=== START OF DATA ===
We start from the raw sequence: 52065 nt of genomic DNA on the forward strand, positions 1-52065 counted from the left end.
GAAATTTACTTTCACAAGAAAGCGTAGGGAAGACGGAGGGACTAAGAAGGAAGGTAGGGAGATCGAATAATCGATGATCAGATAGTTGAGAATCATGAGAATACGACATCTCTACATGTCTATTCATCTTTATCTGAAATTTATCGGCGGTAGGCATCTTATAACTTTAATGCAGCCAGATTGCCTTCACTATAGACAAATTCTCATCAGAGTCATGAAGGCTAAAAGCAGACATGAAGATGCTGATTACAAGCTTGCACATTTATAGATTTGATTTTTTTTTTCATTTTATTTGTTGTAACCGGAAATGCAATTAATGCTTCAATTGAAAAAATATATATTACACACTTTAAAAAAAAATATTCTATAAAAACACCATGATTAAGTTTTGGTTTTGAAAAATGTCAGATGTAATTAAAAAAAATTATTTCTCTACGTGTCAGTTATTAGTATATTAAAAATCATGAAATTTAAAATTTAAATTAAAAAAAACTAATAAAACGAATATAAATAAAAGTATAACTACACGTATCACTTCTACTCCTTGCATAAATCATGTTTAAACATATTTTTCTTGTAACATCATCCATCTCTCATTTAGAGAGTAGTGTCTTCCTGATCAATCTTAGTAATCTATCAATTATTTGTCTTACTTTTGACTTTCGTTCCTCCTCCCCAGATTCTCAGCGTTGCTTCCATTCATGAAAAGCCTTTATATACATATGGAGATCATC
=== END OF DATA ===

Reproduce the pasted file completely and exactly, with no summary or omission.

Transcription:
We start from the raw sequence: 52065 nt of genomic DNA on the forward strand, positions 1-52065 counted from the left end.
GAAATTTACTTTCACAAGAAAGCGTAGGGAAGACGGAGGGACTAAGAAGGAAGGTAGGGAGATCGAATAATCGATGATCAGATAGTTGAGAATCATGAGAATACGACATCTCTACATGTCTATTCATCTTTATCTGAAATTTATCGGCGGTAGGCATCTTATAACTTTAATGCAGCCAGATTGCCTTCACTATAGACAAATTCTCATCAGAGTCATGAAGGCTAAAAGCAGACATGAAGATGCTGATTACAAGCTTGCACATTTATAGATTTGATTTTTTTTTTCATTTTATTTGTTGTAACCGGAAATGCAATTAATGCTTCAATTGAAAAAATATATATTACACACTTTAAAAAAAAATATTCTATAAAAACACCATGATTAAGTTTTGGTTTTGAAAAATGTCAGATGTAATTAAAAAAAATTATTTCTCTACGTGTCAGTTATTAGTATATTAAAAATCATGAAATTTAAAATTTAAATTAAAAAAAACTAATAAAACGAATATAAATAAAAGTATAACTACACGTATCACTTCTACTCCTTGCATAAATCATGTTTAAACATATTTTTCTTGTAACATCATCCATCTCTCATTTAGAGAGTAGTGTCTTCCTGATCAATCTTAGTAATCTATCAATTATTTGTCTTACTTTTGACTTTCGTTCCTCCTCCCCAGATTCTCAGCGTTGCTTCCATTCATGAAAAGCCTTTATATACATATGGAGATCATC